For those who grew up in Seattle in the 1960's, Pat O'Day was rock and roll radio. He went from DJ to program director to general manager of KJR, taking the station to #1. For those of us who didn't grow up here, many of us still know his voice through his Schick Shadel radio commercials, that urge people to get help for their addictions. A 78-year-old firecracker, who still does real estate on the San Juan Islands and announces hydroplane races, Pat wasn't feeling like himself over the past year.
"I run my big celebrity golf tournament the first week of June, and two weeks later I didn't remember it! I said, 'Oh my goodness!' My wife said, 'Pat, everyone's telling me there's something seriously wrong with you. You've got to get to a hospital and be examined.'"
So to the hospital he went.
"They did a CAT scan and said, 'Oh my God!' Here I had this massive tumor in my forehead. It was [between the size] of a golf ball and a tennis ball. There was no pain, it just had grown gradually. Once the surgery was going on, the picture showed the brain was actually purple it was so bruised. Matter of fact, if you tap me on the forehead it still sounds hollow because it will take three or four years for the brain to move back into it's rightful position."
Pat's tumor had been growing slowly, for over 30 years, and luckily he had an amazing doctor to treat him. But it took a second opinion to get there.
"The doctor in the ER department told me I had inoperable cancer and I had a short time to live. But another doctor ran in and said, 'We better do an MRI and be sure,' and two and a half hours later they told me, 'It's benign! You can be operated on!'"
Dr. Gregory Foltz is the director of the Center for Advanced Brain Tumor Treatment at the Swedish Neuroscience Institute.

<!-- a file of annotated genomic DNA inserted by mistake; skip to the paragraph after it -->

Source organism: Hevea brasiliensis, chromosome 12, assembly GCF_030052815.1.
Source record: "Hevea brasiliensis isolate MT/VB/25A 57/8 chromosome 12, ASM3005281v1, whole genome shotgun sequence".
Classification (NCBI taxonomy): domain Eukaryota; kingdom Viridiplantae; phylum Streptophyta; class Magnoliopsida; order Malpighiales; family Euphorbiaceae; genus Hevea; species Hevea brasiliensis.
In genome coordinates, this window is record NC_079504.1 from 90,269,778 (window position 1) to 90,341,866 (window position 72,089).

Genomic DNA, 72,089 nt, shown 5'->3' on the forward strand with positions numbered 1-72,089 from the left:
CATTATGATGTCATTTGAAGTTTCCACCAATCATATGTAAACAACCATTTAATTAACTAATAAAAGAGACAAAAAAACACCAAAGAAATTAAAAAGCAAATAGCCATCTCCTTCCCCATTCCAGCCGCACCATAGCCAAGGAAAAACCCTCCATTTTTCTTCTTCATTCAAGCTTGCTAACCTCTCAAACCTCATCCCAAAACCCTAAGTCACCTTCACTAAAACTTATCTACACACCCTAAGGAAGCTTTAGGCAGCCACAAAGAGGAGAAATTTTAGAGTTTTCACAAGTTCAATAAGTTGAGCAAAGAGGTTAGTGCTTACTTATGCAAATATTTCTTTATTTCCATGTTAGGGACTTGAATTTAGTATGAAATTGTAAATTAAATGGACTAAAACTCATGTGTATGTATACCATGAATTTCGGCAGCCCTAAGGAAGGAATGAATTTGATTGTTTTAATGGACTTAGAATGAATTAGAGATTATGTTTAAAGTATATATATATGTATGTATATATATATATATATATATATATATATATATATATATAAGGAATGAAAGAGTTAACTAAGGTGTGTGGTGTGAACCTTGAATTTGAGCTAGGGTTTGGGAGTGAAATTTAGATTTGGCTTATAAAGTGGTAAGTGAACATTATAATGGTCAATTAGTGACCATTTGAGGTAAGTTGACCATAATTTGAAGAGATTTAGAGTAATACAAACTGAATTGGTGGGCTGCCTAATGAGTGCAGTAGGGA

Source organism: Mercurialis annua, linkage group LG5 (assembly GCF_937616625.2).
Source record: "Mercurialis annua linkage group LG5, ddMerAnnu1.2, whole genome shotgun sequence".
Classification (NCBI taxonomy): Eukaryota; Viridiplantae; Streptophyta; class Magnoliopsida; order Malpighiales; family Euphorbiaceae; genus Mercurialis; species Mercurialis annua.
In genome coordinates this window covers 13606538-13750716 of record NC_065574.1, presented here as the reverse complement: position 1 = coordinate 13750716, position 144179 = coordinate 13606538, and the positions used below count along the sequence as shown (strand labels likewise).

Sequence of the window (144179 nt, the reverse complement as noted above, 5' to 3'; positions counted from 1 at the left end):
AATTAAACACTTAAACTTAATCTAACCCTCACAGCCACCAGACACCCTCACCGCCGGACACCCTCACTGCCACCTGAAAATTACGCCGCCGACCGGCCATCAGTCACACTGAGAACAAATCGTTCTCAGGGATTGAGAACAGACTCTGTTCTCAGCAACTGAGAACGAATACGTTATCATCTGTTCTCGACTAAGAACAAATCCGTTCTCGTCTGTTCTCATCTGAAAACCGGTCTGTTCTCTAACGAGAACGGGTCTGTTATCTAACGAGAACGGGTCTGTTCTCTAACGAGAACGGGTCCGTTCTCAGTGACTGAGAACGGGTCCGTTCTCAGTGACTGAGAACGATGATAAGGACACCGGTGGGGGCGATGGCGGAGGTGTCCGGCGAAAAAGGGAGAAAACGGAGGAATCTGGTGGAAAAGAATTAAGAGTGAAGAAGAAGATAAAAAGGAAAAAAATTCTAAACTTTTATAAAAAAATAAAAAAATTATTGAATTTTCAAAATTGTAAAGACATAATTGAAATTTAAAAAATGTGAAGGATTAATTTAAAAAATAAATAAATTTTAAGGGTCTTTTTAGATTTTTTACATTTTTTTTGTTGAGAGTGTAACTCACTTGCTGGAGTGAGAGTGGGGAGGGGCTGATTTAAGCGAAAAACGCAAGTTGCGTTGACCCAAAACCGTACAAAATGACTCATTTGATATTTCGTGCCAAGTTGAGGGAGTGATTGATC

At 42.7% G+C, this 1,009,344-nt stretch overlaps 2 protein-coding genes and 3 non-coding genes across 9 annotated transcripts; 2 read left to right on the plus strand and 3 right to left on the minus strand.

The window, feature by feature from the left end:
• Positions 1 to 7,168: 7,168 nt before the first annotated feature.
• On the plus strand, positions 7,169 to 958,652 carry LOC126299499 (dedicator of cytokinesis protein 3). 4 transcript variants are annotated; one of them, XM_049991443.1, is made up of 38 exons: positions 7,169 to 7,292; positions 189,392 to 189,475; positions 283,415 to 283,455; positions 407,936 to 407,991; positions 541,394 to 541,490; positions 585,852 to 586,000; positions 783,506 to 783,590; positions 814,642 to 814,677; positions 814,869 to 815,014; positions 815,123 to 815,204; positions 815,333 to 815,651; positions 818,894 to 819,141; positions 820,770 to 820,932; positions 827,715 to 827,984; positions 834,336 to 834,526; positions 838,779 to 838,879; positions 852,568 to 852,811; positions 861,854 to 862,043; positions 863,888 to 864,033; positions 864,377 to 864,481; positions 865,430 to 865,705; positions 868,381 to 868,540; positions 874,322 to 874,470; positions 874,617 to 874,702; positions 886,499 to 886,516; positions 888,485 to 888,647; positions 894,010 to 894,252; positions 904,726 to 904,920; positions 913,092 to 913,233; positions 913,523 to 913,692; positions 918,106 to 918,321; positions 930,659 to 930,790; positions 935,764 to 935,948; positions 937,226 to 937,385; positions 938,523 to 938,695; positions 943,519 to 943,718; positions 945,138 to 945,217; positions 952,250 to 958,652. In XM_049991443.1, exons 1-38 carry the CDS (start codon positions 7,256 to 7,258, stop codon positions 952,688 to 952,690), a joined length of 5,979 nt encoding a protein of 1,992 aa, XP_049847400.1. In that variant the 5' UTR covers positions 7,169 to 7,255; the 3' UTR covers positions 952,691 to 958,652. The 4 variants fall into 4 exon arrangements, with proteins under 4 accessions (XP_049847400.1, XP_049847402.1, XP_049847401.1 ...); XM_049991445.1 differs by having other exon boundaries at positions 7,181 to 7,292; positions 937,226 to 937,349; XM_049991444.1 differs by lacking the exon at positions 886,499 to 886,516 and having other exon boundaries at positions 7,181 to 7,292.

A young Pat O'Day, photo courtesy of Pat O'Day
"Dr. Greg Foltz is one of Seattle's true treasures. Here is a guy that was on his way to Juilliard School of Music, already drawing crowds for his brilliant concert pianist work. His lady friend died of brain cancer. He changed his entire tact in life. Turned away from Juilliard, went to medical school, became a neurosurgeon and now dedicates himself to the early detection and elimination of cancer of the brain. I mean, what a precious human being. Talk about depth and unselfishness and caring and dedication."
Dr. Foltz was only 24 when his friend died of brain cancer, and her father was a brain surgeon.
"He mentioned to me, in the process of his grieving, that nothing really was being done," Dr. Foltz says. "This was 25 years ago. And what needed to happen was, someone needed to dedicate their life to this."
So he swapped out music for medicine and spent the next 12 years studying to become a brain surgeon. This Saturday is the Seattle Brain Cancer walk, which Ron is emceeing, the biggest fundraiser for brain cancer research in the Northwest and you can still sign up. Both Dr. Foltz and Pat will be there to spread their messages.
"People think it's senility or early aging, they need to get a CAT scan, they need to get an MRI because those things can be repaired," says Pat. "Look at me! I walked out of the hospital four days later, I did the hydroplanes on Channel 7 four weeks later. The surgery is life saving."
Pat says he's a whole new man.
"Oh my god, it's given me a new lease on life. It's turned my clock back about ten years. I didn't realize the damage it was doing. Memory loss, mental focus was going away and I thought, 'I'm just aging,' you know."
Click here for more information on this Saturday's Brain Cancer Walk.